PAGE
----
Interview with L.K. Langley, first-ever LGBTQ+ Director
L.K. Langley, former manager of Equal Opportunity Programs, will serve as the first-ever LGBTQ+ director at Western.
“The position really broadly serves students as well as faculty and staff at the university,” Langley said. “The mission for LGBTQ+ Western is to advance the holistic thriving of the diverse LGBTQ+ students, faculty and staff.”
To best fulfill this role, Langley said they will aim to collaboratively engage with the Western community through transformational knowledge, access to resources, advocacy and celebration.
Steps to uphold these driving principles are already underway. Langley created a new website, lgbtq.wwu.edu, for students, faculty and staff to access resources, learn more about LGBTQ+ events and clubs and stay up to date with announcements.
Linked resources on the website include where to find gender-neutral restrooms, how to apply for gender-inclusive housing options, how to file a name change through the Registrar’s office and a list of additional campus resources.
“The website will hopefully be a very useful hub for students and faculty/staff,” Langley said. “It’ll offer a comprehensive understanding of what resources exist on campus, which resources exist in our broader community, what events are coming up and to share written learning materials as I develop those. It will also look at the different ways to get academically engaged with sexuality and gender identity.”
LGBTQ+-related studies are offered at Western, and a number of clubs and groups, including Western Aces, Queer Club, Queer andTrans People of Color Club (QTPOC) and Tag-Team, a club for trans students, of which Langley serves as the adviser.
“We have wonderful programs of study in women, gender, sexuality studies,” Langley said. “We have a queer studies minor in addition to the WGSS major and minor, and we have some classes across lots of disciplines that explore topics of gender and sexuality. So, there are opportunities to get engaged academically through the curricular side.”
Langley first began working at the Equal Opportunity Office in October 2011. They served as the manager of Equal Opportunity Programs until starting as LGBTQ+ Director on Aug. 6. During this time, like many people on campus, Langley had been working to fill some gaps left by the absence of a position they now hold, they said.
“To their good credit, the university leadership recognized the need for a position at a pretty senior level that’s dedicated to serving LGBTQ+ people on campus in a really coordinated, deliberate way,” Langley said.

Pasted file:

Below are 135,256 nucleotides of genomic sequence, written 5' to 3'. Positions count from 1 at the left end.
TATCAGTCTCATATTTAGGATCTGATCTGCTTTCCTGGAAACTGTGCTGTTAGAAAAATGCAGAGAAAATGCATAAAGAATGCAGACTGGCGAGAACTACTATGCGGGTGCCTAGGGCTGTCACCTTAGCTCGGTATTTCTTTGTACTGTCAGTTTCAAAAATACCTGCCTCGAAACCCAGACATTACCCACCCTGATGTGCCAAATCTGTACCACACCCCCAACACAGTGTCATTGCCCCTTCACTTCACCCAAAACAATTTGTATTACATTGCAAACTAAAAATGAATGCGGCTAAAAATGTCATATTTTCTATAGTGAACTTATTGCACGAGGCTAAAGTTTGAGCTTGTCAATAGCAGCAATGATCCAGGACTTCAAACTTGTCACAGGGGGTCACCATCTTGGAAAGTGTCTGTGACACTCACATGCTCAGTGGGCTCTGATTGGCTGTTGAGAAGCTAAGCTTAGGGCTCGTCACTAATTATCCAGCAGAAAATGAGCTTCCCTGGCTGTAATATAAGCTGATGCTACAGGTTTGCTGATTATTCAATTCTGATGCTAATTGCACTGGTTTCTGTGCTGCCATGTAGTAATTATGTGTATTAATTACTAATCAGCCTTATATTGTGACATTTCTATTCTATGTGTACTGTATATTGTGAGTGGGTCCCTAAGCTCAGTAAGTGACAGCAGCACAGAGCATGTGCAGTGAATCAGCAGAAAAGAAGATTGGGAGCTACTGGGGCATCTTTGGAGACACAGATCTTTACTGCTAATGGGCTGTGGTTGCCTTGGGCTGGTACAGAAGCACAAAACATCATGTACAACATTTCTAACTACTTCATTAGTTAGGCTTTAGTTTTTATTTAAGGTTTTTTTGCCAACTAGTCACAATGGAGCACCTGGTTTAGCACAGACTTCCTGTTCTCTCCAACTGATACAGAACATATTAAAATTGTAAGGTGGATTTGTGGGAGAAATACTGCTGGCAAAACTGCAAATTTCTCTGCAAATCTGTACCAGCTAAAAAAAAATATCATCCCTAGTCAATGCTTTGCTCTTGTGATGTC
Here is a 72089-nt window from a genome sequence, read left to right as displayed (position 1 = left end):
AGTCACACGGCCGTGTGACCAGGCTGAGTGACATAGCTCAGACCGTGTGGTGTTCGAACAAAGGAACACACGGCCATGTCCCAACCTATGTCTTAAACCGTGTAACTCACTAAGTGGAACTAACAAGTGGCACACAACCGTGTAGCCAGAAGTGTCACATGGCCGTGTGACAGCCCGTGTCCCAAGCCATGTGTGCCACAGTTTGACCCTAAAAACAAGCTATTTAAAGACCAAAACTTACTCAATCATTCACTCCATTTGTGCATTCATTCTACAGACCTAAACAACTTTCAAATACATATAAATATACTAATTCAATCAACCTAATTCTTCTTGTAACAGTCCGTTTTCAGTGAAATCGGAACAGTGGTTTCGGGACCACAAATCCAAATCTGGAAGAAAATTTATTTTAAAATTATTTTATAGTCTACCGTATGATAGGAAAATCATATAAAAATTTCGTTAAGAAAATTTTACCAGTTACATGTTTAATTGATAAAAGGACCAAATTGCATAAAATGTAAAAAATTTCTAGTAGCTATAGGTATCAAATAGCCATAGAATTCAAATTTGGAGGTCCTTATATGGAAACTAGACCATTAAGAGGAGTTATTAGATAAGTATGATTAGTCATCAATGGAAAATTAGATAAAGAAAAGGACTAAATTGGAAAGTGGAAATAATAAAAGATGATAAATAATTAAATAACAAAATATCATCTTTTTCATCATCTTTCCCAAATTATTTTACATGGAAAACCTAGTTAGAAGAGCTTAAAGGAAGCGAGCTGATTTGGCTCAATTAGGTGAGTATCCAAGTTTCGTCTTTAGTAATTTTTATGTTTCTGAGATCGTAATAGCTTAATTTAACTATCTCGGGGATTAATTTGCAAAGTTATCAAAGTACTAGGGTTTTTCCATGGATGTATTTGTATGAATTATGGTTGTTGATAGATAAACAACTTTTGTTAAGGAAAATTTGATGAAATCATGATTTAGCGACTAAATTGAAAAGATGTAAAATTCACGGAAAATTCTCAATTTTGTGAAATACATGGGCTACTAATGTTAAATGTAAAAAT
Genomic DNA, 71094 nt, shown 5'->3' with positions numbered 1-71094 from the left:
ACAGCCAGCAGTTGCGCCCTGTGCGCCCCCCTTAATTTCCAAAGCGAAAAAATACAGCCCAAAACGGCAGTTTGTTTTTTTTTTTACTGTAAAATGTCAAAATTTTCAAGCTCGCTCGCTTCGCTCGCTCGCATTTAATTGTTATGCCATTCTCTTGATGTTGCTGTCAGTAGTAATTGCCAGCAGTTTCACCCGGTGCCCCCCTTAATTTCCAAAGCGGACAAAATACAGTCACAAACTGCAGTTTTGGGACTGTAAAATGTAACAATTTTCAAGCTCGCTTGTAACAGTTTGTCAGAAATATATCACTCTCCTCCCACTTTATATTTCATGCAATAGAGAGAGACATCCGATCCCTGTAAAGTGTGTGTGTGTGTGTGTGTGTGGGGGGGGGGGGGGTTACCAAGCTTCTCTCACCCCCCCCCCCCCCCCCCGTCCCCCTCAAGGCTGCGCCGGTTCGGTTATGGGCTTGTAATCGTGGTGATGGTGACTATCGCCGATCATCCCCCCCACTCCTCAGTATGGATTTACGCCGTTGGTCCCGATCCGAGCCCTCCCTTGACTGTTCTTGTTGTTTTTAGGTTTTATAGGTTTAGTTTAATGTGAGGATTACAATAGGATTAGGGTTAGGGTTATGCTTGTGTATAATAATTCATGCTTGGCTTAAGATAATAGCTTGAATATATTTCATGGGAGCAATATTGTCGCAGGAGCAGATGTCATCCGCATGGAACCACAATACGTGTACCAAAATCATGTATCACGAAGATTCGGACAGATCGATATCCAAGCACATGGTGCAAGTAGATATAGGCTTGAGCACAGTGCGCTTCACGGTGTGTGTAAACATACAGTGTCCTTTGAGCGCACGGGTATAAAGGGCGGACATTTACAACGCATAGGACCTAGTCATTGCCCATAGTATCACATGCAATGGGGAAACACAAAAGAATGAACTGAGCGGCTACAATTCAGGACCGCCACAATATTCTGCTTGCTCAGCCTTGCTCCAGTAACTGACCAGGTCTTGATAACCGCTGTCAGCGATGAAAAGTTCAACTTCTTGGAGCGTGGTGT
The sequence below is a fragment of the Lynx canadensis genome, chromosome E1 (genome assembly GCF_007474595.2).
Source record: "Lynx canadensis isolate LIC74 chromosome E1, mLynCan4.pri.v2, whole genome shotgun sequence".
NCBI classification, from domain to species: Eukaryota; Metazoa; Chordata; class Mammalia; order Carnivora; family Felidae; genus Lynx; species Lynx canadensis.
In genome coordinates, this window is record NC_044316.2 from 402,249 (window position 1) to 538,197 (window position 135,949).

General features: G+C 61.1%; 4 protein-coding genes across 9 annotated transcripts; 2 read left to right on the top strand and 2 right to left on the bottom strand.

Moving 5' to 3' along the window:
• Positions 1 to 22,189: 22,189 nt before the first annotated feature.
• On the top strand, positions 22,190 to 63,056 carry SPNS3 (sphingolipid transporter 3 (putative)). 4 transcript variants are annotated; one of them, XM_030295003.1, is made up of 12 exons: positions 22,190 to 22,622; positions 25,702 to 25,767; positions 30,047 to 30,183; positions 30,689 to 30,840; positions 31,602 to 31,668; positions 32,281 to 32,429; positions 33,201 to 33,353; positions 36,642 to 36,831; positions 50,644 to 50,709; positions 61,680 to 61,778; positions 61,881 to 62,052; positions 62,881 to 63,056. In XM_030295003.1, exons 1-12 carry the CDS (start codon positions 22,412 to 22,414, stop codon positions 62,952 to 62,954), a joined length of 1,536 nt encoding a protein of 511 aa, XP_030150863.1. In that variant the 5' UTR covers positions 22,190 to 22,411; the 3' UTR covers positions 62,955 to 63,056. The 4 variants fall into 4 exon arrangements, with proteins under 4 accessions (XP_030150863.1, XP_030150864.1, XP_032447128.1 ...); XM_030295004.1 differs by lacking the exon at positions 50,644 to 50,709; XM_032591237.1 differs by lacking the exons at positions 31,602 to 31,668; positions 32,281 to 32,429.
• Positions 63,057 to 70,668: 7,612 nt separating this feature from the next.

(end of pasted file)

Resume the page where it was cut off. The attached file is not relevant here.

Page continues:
Less than 15 percent of American colleges and universities have a full-time employee whose job duties are at least 50 percent dedicated to queer advocacy and resources. While some schools have had such positions for years, others still don’t, Langley said.
“I think there is a recognition at Western of the importance of having leaders who are dedicated to doing this work in the day to day and moving all of us forward as we think about equity and inclusion for all of our community members,” they said.
Langley stressed the importance of their new position of working as a leading partner — not a replacement — to aid collaboration without rendering other LGBTQ+ organizations and resource providers obsolete.
Langley said the new LGBTQ+ director position has four overarching goals:
To engage individuals and departments in dialogue, learning opportunities and review of practices to better include LGBTQ+ students and colleagues.
To examine Western’s built environment systems and practices to remove barriers to inclusion and full participation. This includes examining barriers within information systems and structural environment at Western and addressing them.
To faciliate LGBTQ+ people’s connections to campus and community resources that further health and wellness.
Building community and advancing the visibility, understanding and celebration of LGBTQ+ cultures at Western. This would take the form of community events that are either academically focused or social and community building.
“I’m grateful and truly excited to be in this role, serving the vibrant LGBTQ+ communities on campus,” Langley said. “I encourage students faculty and staff to reach out to me if they feel the need to do so and to check out the website!”
Upcoming LGBTQ+ Events
International Pronouns Day- Oct. 17 from 12:00 to 1:00 p.m.
LGBTQ+ Western is endorsing the first-ever international pronouns day. The event will include a lunch and learn session, offering an opportunity to learn about the importance of pronouns and practice sharing pronouns in conversation.
Student Listening Sessions- Oct. 24 from 5:00 to 6:00 p.m. and Oct. 25 from 4:00 to 5:00 p.m.
Faculty and Staff Listening Sessions- Nov. 6 from 12:00 to 1:00 p.m. and Nov. 14 from 4:00 to 5:00 p.m.
These two events will center around community dialogue with Langley, offering students, staff and faculty the opportunity to express what they think is working well and where there are opportunities to grow as a community.
To learn more and access LGBTQ+ resources, visit lgbtq.wwu.edu